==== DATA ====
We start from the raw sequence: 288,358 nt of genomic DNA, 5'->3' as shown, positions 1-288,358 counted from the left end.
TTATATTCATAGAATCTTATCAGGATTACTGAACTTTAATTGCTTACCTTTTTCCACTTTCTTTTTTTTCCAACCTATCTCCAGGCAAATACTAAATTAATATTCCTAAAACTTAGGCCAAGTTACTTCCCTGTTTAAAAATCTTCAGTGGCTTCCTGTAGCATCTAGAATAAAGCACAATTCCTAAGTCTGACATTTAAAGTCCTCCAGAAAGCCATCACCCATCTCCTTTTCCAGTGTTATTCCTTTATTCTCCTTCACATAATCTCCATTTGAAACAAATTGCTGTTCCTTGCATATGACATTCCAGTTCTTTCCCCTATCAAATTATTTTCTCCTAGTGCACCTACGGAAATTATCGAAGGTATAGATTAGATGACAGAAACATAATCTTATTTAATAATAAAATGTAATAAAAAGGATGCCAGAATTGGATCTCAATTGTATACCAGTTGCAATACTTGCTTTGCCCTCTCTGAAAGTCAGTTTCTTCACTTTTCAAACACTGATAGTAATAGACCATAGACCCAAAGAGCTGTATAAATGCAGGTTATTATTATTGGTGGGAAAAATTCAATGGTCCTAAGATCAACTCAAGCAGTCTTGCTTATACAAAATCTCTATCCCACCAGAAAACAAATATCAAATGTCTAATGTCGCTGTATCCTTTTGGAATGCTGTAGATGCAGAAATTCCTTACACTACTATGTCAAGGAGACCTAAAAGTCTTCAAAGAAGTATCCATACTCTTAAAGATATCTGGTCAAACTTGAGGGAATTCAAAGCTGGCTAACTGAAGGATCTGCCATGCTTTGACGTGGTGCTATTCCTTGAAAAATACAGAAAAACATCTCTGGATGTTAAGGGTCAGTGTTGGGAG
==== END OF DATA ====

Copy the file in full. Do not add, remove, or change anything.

We start from the raw sequence: 288,358 nt of genomic DNA, 5'->3' as shown, positions 1-288,358 counted from the left end.
TTATATTCATAGAATCTTATCAGGATTACTGAACTTTAATTGCTTACCTTTTTCCACTTTCTTTTTTTTCCAACCTATCTCCAGGCAAATACTAAATTAATATTCCTAAAACTTAGGCCAAGTTACTTCCCTGTTTAAAAATCTTCAGTGGCTTCCTGTAGCATCTAGAATAAAGCACAATTCCTAAGTCTGACATTTAAAGTCCTCCAGAAAGCCATCACCCATCTCCTTTTCCAGTGTTATTCCTTTATTCTCCTTCACATAATCTCCATTTGAAACAAATTGCTGTTCCTTGCATATGACATTCCAGTTCTTTCCCCTATCAAATTATTTTCTCCTAGTGCACCTACGGAAATTATCGAAGGTATAGATTAGATGACAGAAACATAATCTTATTTAATAATAAAATGTAATAAAAAGGATGCCAGAATTGGATCTCAATTGTATACCAGTTGCAATACTTGCTTTGCCCTCTCTGAAAGTCAGTTTCTTCACTTTTCAAACACTGATAGTAATAGACCATAGACCCAAAGAGCTGTATAAATGCAGGTTATTATTATTGGTGGGAAAAATTCAATGGTCCTAAGATCAACTCAAGCAGTCTTGCTTATACAAAATCTCTATCCCACCAGAAAACAAATATCAAATGTCTAATGTCGCTGTATCCTTTTGGAATGCTGTAGATGCAGAAATTCCTTACACTACTATGTCAAGGAGACCTAAAAGTCTTCAAAGAAGTATCCATACTCTTAAAGATATCTGGTCAAACTTGAGGGAATTCAAAGCTGGCTAACTGAAGGATCTGCCATGCTTTGACGTGGTGCTATTCCTTGAAAAATACAGAAAAACATCTCTGGATGTTAAGGGTCAGTGTTGGGAG